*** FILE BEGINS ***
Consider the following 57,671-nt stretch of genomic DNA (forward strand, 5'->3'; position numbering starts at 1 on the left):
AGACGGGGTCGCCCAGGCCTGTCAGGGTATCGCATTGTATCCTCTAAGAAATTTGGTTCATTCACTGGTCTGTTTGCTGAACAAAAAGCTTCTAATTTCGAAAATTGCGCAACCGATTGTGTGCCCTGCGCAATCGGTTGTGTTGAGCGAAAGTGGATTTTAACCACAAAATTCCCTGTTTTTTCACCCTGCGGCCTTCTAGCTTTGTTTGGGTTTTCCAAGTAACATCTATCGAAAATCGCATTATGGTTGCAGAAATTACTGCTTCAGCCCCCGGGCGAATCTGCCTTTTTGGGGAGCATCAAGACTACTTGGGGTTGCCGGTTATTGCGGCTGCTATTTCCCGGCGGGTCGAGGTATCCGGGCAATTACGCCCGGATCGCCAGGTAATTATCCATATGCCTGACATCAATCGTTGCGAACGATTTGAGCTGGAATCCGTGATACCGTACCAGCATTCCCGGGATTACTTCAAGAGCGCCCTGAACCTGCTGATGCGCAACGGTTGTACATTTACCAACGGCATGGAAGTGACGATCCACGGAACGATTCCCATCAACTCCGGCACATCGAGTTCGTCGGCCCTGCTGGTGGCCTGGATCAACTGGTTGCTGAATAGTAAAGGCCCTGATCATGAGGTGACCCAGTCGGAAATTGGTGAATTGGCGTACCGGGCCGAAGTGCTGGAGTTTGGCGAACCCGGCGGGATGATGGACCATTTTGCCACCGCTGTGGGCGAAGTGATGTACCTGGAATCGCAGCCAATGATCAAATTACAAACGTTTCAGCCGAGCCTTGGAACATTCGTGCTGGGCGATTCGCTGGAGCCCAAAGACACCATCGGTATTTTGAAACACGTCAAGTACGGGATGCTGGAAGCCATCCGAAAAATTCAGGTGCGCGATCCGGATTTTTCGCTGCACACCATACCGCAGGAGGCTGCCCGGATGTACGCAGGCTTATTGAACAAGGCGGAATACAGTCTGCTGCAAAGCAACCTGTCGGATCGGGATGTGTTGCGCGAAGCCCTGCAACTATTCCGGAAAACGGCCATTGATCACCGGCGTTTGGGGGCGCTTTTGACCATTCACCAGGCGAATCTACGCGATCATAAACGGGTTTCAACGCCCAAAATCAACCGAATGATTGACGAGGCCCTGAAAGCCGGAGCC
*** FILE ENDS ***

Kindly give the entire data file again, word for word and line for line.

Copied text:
Consider the following 57,671-nt stretch of genomic DNA (forward strand, 5'->3'; position numbering starts at 1 on the left):
AGACGGGGTCGCCCAGGCCTGTCAGGGTATCGCATTGTATCCTCTAAGAAATTTGGTTCATTCACTGGTCTGTTTGCTGAACAAAAAGCTTCTAATTTCGAAAATTGCGCAACCGATTGTGTGCCCTGCGCAATCGGTTGTGTTGAGCGAAAGTGGATTTTAACCACAAAATTCCCTGTTTTTTCACCCTGCGGCCTTCTAGCTTTGTTTGGGTTTTCCAAGTAACATCTATCGAAAATCGCATTATGGTTGCAGAAATTACTGCTTCAGCCCCCGGGCGAATCTGCCTTTTTGGGGAGCATCAAGACTACTTGGGGTTGCCGGTTATTGCGGCTGCTATTTCCCGGCGGGTCGAGGTATCCGGGCAATTACGCCCGGATCGCCAGGTAATTATCCATATGCCTGACATCAATCGTTGCGAACGATTTGAGCTGGAATCCGTGATACCGTACCAGCATTCCCGGGATTACTTCAAGAGCGCCCTGAACCTGCTGATGCGCAACGGTTGTACATTTACCAACGGCATGGAAGTGACGATCCACGGAACGATTCCCATCAACTCCGGCACATCGAGTTCGTCGGCCCTGCTGGTGGCCTGGATCAACTGGTTGCTGAATAGTAAAGGCCCTGATCATGAGGTGACCCAGTCGGAAATTGGTGAATTGGCGTACCGGGCCGAAGTGCTGGAGTTTGGCGAACCCGGCGGGATGATGGACCATTTTGCCACCGCTGTGGGCGAAGTGATGTACCTGGAATCGCAGCCAATGATCAAATTACAAACGTTTCAGCCGAGCCTTGGAACATTCGTGCTGGGCGATTCGCTGGAGCCCAAAGACACCATCGGTATTTTGAAACACGTCAAGTACGGGATGCTGGAAGCCATCCGAAAAATTCAGGTGCGCGATCCGGATTTTTCGCTGCACACCATACCGCAGGAGGCTGCCCGGATGTACGCAGGCTTATTGAACAAGGCGGAATACAGTCTGCTGCAAAGCAACCTGTCGGATCGGGATGTGTTGCGCGAAGCCCTGCAACTATTCCGGAAAACGGCCATTGATCACCGGCGTTTGGGGGCGCTTTTGACCATTCACCAGGCGAATCTACGCGATCATAAACGGGTTTCAACGCCCAAAATCAACCGAATGATTGACGAGGCCCTGAAAGCCGGAGCC